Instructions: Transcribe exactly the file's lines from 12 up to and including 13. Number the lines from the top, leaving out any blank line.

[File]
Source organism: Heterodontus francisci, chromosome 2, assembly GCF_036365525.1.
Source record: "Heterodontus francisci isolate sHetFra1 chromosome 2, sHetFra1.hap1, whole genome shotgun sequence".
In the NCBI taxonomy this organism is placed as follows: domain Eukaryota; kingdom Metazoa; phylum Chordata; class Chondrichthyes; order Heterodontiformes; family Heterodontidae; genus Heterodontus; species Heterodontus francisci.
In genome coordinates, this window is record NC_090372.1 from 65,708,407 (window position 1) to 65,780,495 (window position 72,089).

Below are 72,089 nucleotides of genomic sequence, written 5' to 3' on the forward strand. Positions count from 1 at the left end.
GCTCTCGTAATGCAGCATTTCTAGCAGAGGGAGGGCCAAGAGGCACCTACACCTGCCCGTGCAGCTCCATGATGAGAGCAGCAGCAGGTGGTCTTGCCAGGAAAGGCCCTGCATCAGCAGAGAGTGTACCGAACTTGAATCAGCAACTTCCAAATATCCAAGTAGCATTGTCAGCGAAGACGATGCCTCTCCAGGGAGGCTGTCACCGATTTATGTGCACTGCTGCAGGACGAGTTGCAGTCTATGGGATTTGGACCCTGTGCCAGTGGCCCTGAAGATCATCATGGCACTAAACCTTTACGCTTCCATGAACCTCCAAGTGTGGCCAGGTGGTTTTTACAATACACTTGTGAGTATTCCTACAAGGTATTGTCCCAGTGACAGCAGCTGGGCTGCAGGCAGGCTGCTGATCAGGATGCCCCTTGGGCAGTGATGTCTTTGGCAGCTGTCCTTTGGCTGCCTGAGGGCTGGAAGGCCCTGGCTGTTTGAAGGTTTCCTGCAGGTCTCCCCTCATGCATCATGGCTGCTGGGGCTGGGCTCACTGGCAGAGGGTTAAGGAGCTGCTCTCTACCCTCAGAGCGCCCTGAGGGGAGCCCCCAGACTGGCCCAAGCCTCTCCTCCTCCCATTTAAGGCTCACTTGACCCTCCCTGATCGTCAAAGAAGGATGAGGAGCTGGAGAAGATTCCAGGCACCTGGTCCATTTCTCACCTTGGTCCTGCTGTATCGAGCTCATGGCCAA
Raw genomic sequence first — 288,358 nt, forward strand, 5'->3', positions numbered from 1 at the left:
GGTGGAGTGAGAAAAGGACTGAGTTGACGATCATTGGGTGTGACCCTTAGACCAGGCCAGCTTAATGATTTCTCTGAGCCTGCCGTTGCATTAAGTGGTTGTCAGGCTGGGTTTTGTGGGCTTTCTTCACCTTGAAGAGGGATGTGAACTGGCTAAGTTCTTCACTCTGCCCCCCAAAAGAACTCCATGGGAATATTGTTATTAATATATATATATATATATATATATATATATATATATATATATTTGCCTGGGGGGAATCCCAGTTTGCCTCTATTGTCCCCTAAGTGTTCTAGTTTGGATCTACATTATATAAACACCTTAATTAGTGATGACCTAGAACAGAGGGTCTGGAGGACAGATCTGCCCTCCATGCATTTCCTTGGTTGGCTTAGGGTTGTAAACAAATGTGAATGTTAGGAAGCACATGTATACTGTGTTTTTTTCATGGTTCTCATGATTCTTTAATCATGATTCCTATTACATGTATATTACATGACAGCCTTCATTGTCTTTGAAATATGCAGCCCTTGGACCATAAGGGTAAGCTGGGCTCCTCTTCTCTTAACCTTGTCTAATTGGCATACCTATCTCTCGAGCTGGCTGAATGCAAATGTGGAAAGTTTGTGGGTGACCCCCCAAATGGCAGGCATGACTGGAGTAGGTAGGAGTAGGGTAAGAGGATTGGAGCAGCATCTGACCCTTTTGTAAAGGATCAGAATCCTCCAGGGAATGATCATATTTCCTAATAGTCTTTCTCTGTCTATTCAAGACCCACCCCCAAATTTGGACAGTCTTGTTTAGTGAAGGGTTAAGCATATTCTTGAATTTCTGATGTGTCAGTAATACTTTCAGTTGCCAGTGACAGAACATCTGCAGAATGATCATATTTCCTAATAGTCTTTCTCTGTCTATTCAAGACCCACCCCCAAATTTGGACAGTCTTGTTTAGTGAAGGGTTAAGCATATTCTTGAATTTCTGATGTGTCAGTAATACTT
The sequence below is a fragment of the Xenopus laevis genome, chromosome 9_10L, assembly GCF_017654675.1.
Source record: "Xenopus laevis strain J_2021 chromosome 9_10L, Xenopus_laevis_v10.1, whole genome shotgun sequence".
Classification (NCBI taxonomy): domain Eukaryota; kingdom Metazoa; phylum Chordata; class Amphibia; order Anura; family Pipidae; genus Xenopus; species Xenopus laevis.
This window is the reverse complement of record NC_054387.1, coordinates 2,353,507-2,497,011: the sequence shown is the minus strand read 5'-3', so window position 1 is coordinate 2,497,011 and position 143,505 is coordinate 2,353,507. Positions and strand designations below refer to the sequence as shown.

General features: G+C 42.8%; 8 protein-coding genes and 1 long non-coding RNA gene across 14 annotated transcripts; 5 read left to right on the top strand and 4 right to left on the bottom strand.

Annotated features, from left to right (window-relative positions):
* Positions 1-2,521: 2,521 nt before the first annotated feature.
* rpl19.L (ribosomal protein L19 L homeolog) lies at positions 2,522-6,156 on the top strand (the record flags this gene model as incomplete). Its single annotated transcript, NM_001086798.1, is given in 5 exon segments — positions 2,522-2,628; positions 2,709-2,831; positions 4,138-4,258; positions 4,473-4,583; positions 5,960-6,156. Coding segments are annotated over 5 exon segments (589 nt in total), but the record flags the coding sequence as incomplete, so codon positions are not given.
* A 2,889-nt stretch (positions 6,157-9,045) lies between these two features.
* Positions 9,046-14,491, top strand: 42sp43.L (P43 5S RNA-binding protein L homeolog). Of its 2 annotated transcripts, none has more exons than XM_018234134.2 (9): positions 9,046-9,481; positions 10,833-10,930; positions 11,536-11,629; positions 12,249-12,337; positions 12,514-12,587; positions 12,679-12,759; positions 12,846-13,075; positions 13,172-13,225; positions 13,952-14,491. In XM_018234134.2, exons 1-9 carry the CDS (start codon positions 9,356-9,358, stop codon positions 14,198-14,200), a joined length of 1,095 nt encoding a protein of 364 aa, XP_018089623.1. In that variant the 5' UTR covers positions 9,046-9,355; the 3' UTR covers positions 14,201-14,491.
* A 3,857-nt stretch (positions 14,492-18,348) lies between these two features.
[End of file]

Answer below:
This window is the reverse complement of record NC_054387.1, coordinates 2,353,507-2,497,011: the sequence shown is the minus strand read 5'-3', so window position 1 is coordinate 2,497,011 and position 143,505 is coordinate 2,353,507. Positions and strand designations below refer to the sequence as shown.

General features: G+C 42.8%; 8 protein-coding genes and 1 long non-coding RNA gene across 14 annotated transcripts; 5 read left to right on the top strand and 4 right to left on the bottom strand.